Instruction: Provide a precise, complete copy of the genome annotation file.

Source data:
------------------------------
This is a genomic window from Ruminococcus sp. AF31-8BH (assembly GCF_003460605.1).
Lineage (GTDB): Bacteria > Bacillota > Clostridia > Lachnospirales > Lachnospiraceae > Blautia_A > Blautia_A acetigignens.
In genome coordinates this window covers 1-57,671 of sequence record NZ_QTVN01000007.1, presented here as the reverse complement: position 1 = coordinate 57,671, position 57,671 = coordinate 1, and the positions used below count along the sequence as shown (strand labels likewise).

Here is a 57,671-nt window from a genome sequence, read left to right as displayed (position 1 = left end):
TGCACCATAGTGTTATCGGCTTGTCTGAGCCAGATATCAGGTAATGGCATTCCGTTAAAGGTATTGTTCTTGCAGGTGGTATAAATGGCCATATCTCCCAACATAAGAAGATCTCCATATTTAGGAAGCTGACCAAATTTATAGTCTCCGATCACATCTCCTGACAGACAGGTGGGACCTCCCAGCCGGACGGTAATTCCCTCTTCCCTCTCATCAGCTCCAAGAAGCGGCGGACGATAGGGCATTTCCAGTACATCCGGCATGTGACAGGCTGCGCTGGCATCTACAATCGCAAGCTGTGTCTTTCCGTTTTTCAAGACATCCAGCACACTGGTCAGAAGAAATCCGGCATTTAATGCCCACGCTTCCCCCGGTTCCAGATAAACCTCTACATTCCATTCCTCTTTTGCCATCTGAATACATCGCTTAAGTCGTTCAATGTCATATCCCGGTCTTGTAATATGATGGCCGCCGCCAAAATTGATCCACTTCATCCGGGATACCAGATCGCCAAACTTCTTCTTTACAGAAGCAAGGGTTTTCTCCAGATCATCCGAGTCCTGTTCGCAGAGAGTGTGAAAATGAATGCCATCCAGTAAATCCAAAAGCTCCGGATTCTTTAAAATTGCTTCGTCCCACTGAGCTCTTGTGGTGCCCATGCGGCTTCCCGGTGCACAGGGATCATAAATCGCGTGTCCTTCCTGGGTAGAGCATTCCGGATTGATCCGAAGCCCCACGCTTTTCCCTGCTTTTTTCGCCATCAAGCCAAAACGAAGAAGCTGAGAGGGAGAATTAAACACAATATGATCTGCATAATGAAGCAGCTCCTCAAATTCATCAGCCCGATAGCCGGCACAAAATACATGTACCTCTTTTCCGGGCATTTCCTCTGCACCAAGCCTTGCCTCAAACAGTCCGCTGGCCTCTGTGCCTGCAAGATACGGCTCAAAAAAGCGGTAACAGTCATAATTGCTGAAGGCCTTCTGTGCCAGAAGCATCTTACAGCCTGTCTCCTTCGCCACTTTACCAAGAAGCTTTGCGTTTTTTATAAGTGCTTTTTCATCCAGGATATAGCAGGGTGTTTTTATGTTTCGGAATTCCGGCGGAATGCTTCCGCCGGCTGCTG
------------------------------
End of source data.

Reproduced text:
This is a genomic window from Ruminococcus sp. AF31-8BH (assembly GCF_003460605.1).
Lineage (GTDB): Bacteria > Bacillota > Clostridia > Lachnospirales > Lachnospiraceae > Blautia_A > Blautia_A acetigignens.
In genome coordinates this window covers 1-57,671 of sequence record NZ_QTVN01000007.1, presented here as the reverse complement: position 1 = coordinate 57,671, position 57,671 = coordinate 1, and the positions used below count along the sequence as shown (strand labels likewise).

Here is a 57,671-nt window from a genome sequence, read left to right as displayed (position 1 = left end):
TGCACCATAGTGTTATCGGCTTGTCTGAGCCAGATATCAGGTAATGGCATTCCGTTAAAGGTATTGTTCTTGCAGGTGGTATAAATGGCCATATCTCCCAACATAAGAAGATCTCCATATTTAGGAAGCTGACCAAATTTATAGTCTCCGATCACATCTCCTGACAGACAGGTGGGACCTCCCAGCCGGACGGTAATTCCCTCTTCCCTCTCATCAGCTCCAAGAAGCGGCGGACGATAGGGCATTTCCAGTACATCCGGCATGTGACAGGCTGCGCTGGCATCTACAATCGCAAGCTGTGTCTTTCCGTTTTTCAAGACATCCAGCACACTGGTCAGAAGAAATCCGGCATTTAATGCCCACGCTTCCCCCGGTTCCAGATAAACCTCTACATTCCATTCCTCTTTTGCCATCTGAATACATCGCTTAAGTCGTTCAATGTCATATCCCGGTCTTGTAATATGATGGCCGCCGCCAAAATTGATCCACTTCATCCGGGATACCAGATCGCCAAACTTCTTCTTTACAGAAGCAAGGGTTTTCTCCAGATCATCCGAGTCCTGTTCGCAGAGAGTGTGAAAATGAATGCCATCCAGTAAATCCAAAAGCTCCGGATTCTTTAAAATTGCTTCGTCCCACTGAGCTCTTGTGGTGCCCATGCGGCTTCCCGGTGCACAGGGATCATAAATCGCGTGTCCTTCCTGGGTAGAGCATTCCGGATTGATCCGAAGCCCCACGCTTTTCCCTGCTTTTTTCGCCATCAAGCCAAAACGAAGAAGCTGAGAGGGAGAATTAAACACAATATGATCTGCATAATGAAGCAGCTCCTCAAATTCATCAGCCCGATAGCCGGCACAAAATACATGTACCTCTTTTCCGGGCATTTCCTCTGCACCAAGCCTTGCCTCAAACAGTCCGCTGGCCTCTGTGCCTGCAAGATACGGCTCAAAAAAGCGGTAACAGTCATAATTGCTGAAGGCCTTCTGTGCCAGAAGCATCTTACAGCCTGTCTCCTTCGCCACTTTACCAAGAAGCTTTGCGTTTTTTATAAGTGCTTTTTCATCCAGGATATAGCAGGGTGTTTTTATGTTTCGGAATTCCGGCGGAATGCTTCCGCCGGCTGCTG